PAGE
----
It's a head-on collision at 64 km/h, which simulates the typical head-on accident in which two cars going in opposite directions almost manage to avoid each other and have decelerated enough before colliding. The result is quite clear, the Auris comes out much better off than the Corolla; from one the driver would come out alive, from the other most likely not. We're not talking about a compact car from the third world, nor one made for countries where the lives of the occupants have no apparent value.
The difference in performance between the two cars can be explained by some factors that are not so obvious. For one thing, the technology and engineering has improved substantially in the nearly 20 years since the two models were released, considering that the current Auris dates to 2012 and that generation of the Corolla debuted in 1995. One factor is critical to the performance of the programmed deformation structures: the quality of the steel.
As the metallurgy industry advances, steel specifications are improving. The last few years have seen many models using ultra-high-strength specifications, which are much more robust, reducing weight and increasing the space available for the passenger compartment. If the material is stronger, less of it is used and there is no need to use up so much space with programmed deformation structures.
If we look at the 1998 EuroNCAP results, the same generation Corolla scored three stars. According to ANCAP, the old Corolla gets a 0 (0.4/16), but they are not equivalent because the conditions have been tightened up! Just look at the difference, in the European test back then the roof barely bent, but in the modern Australian test the structure has burst and collapsed, that's why the dummy comes out a wreck. Discarding the expiration effect on the body, which is a car and not a yogurt, it is clear that the simulated collision is not exactly the same (car to car and car to barrier). Second opinion? There is an IIHS video that tested that generation (the body is a sedan) and it doesn't show that much damage to the Corolla E110 either.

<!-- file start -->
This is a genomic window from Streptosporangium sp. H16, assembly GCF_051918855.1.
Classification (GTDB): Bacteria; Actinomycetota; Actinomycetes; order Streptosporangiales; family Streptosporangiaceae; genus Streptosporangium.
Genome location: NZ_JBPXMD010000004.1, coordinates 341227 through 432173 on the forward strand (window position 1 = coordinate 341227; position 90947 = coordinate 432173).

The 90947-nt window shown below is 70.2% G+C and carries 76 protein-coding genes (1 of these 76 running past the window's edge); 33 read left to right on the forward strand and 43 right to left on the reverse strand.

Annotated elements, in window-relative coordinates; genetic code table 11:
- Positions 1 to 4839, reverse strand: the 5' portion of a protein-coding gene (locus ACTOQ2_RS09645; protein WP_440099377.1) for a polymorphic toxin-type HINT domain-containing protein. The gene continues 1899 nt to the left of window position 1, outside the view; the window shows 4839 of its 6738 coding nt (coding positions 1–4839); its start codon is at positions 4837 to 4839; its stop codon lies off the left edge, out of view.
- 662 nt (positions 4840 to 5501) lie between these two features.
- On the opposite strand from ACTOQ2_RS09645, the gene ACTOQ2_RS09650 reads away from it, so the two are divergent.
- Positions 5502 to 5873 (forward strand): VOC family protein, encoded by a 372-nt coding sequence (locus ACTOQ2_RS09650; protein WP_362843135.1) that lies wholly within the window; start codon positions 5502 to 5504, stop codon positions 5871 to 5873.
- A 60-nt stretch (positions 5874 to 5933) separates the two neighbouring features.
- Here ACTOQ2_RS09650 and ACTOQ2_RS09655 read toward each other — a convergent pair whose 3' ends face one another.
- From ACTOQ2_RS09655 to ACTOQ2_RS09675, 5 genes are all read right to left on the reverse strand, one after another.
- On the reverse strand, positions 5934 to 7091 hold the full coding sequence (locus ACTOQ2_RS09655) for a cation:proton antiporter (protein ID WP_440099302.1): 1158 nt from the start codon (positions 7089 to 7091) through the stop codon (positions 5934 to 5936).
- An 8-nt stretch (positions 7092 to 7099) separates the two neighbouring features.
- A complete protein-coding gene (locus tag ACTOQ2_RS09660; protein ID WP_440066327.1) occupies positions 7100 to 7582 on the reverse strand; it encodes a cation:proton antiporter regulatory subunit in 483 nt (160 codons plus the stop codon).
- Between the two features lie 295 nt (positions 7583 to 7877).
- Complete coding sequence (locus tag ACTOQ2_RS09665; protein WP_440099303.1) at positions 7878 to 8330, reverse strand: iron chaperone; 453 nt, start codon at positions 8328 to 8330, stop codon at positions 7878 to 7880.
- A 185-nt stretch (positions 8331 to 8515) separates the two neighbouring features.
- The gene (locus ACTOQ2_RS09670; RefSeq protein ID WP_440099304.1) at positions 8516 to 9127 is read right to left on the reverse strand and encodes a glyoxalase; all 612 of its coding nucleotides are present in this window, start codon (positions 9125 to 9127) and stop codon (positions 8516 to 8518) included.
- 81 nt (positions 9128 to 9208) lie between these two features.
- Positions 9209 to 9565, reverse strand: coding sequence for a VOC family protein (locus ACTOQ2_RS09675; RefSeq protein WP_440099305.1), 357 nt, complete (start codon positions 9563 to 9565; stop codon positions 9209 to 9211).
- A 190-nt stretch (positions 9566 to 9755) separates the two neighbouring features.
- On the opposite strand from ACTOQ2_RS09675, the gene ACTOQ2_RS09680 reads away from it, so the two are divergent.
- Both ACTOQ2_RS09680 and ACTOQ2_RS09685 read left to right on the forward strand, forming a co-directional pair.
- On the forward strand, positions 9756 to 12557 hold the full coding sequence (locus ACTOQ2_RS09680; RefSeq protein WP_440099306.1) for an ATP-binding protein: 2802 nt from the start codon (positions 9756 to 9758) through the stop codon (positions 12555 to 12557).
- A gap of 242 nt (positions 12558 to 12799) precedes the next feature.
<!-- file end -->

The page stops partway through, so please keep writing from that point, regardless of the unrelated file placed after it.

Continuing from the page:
I would have liked to see the result of old Corolla vs old Corolla, possibly the structure would have held up better. At the end of the day, the new Auris is much stronger structurally speaking, so the deformation stress has been eaten to a greater degree by the softer car. On the other hand, and not to be ignored, the modern Auris is a slightly heavier car, carries more equipment, has grown up, etc.
Not long ago EuroNCAP also tested an older car, an Austin Metro, against a modern one, a Honda Jazz. Of course, the old English car squirms like butter, but perhaps it wasn't the best example: that car had been designed much earlier, more like in the 80s, because the British were extending the commercial life of their moderlos scandalously. Would a Metro have been the same against a Metro? I doubt it. Anyway, the passive safety of that car was pitiful, EuroNCAP was the final straw and soon after it stopped being sold.
It's obvious that the current model is safer than the old one, it would have bearings if it was the other way round. However, I think you have to distinguish between colliding with a model of equivalent construction technology and another that is much stronger and heavier (or simply stronger). For practical purposes, this is not vital - after all, you can't always choose the year of registration of the car you're going to crash into. However, we should not cause social alarm with the issue of older cars, they are more dangerous, but not that dangerous, you also have to consider how many kilometers they do, on what kind of roads, in what mechanical condition, etc..
Outside of mathematics it is not so easy to find absolute truths.